• Potions, salves, etc. – Another relatively common one, though this appeared much more often in the late Middle Ages and Early Modern period than any other time frame. One could drink a potion to become a werewolf, or else rub a magical salve all over their body to immediately transform.
  • Curse from a witch – Watch out for those witches, because they can turn you into a werewolf if they don’t like you. And when it comes to a witch’s curse, you might not necessarily be turning back into a human until you break it.
  • Curse from a god – Much like the witch’s curse, a curse from a god could result in a permanent or semi-permanent werewolf form, with little (very well spaced out, over a matter of weeks) or no regular shifting back to a human form. For example, Zeus cursing Lycaon to be a wolf – Lycaon was never turning back from that. This isn’t always the case, though.
  • Performing certain rituals – This is a very broad category, because plenty of werewolves became werewolves after they did some ridiculous ritual or another. For instance, in Arcadia, you had rituals that required someone to swim all the way across a lake under the light of a full moon and they would emerge a werewolf on the other side. Note that none of these rituals involved anything sexual, and generally didn’t even involve violence either (sacrificing virgins has nothing to do with werewolves), unlike modern depictions.
  • Gift from God – This is an unusual one, pretty much only exampled by the court case of a man named Thiess who came to court admitting he was a werewolf, after multiple eye-witnesses saw him turning into one. However, Thiess said he is a Hound of God. He was released from the court because no one could find fault in him. (You’ll be hearing about Thiess in more detail here in the future! I love his story.)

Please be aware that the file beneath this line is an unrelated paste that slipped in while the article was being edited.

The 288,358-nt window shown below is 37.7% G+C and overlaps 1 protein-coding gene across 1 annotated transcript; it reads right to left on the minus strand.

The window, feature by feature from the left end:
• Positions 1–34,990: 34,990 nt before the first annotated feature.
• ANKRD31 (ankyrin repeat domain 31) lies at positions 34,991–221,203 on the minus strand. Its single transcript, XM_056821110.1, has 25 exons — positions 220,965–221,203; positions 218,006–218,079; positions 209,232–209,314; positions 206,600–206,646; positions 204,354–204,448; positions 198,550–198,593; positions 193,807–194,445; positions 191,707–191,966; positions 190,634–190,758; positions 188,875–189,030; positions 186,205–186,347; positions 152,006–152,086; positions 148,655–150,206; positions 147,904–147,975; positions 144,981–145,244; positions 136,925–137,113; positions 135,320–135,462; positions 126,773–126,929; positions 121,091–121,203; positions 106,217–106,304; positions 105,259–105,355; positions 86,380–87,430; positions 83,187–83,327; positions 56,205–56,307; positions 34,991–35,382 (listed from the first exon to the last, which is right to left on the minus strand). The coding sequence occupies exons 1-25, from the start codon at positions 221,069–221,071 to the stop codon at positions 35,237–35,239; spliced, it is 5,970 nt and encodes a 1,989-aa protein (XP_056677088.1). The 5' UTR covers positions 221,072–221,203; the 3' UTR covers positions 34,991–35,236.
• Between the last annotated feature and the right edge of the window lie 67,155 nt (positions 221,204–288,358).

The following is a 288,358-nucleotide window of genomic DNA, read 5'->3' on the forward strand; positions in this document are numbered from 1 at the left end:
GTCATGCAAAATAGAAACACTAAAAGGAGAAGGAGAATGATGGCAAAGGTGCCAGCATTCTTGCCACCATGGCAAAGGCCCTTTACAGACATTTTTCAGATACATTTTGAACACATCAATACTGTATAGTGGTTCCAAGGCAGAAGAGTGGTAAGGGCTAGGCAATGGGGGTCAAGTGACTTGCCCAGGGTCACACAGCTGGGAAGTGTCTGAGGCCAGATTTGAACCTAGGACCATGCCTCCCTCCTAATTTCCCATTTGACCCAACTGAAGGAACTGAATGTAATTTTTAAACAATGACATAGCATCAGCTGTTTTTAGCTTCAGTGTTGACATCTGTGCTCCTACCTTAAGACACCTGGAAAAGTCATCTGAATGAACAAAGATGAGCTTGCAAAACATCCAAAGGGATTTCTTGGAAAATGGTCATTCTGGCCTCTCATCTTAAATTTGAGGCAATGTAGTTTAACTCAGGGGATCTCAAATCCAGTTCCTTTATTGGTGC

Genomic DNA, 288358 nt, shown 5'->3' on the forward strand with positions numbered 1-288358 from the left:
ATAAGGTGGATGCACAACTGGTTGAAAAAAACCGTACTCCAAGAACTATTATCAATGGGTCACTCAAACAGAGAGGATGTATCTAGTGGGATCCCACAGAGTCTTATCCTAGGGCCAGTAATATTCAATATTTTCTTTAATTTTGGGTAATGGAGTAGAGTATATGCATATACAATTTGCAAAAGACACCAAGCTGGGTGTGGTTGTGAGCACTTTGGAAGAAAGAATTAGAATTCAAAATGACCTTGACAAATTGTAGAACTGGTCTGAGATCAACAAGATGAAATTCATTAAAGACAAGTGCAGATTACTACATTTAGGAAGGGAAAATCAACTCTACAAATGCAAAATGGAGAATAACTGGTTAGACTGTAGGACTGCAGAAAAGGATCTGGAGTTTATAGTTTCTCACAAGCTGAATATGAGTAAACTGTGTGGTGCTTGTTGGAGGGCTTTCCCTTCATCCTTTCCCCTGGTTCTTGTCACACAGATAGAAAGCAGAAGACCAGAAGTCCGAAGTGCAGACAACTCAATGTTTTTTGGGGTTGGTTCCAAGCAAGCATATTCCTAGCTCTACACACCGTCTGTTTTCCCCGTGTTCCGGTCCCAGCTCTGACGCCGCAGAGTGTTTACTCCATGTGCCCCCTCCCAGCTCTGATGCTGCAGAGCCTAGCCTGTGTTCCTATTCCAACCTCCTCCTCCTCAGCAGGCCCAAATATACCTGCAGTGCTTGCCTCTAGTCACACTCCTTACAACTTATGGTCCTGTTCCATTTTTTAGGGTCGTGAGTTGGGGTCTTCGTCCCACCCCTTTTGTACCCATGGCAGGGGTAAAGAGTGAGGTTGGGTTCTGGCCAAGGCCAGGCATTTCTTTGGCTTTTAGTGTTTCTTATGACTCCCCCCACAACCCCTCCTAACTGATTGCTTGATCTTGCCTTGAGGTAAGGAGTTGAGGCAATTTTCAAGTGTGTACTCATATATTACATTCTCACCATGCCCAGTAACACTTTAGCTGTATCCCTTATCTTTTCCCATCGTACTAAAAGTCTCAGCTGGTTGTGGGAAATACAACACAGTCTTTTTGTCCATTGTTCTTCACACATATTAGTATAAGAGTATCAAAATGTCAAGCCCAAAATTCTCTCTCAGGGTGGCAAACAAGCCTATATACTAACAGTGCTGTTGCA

• Test from God – This also didn’t result in evil, feral werewolves trying to kill people. In this case, quite simply, people were either forced to turn into werewolves or even opted to turn into werewolves in order to test the goodness and humanity in others. There are multiple accounts from Christian monks on this subject, of werewolves approaching someone (often a monk, themselves, and the subject of the test) and asking for help, or else helping that person. Their reaction to this kind-hearted, gentle wolf would be the test of their goodness. Because if a man cannot treat a kind, gentle wolf the way he would treat any kind, gentle man, he isn’t really a very good person, now is he?
  • Deal with the Devil – This started up fairly recently, when werewolves took a turn into being evil – in the Early Modern period, well after the rise to power of the Catholic church (which, in later periods, decided werewolves were evil, unlike the medieval accounts told by the monks). Plenty of people claimed they made a deal with the Devil to receive a salve or a skin that would allow them to take the shape of a wolf. Since they were dealing with Satan, they of course wanted this shape so they could romp about and murder and cannibalize people with the power of a wolf – and also a disguise, since no one would recognize them.
  • Family curse – There were times, of course, when a family in legend was kind of ambiguously cursed – and this would result in someone being born a werewolf.
  • Being born on Christmas – Here’s some fun Russian folklore for you: if someone dared to share the birthday of Christ, they would be born a werewolf as punishment. Or, alternatively, according to one account, this was actually an awesome blessing (I’d take it).
  • Being conceived during a new moon – Again from Russian folklore, if you were conceived during a new moon, you would be born a werewolf. I was born on a new moon… does that count, I wonder?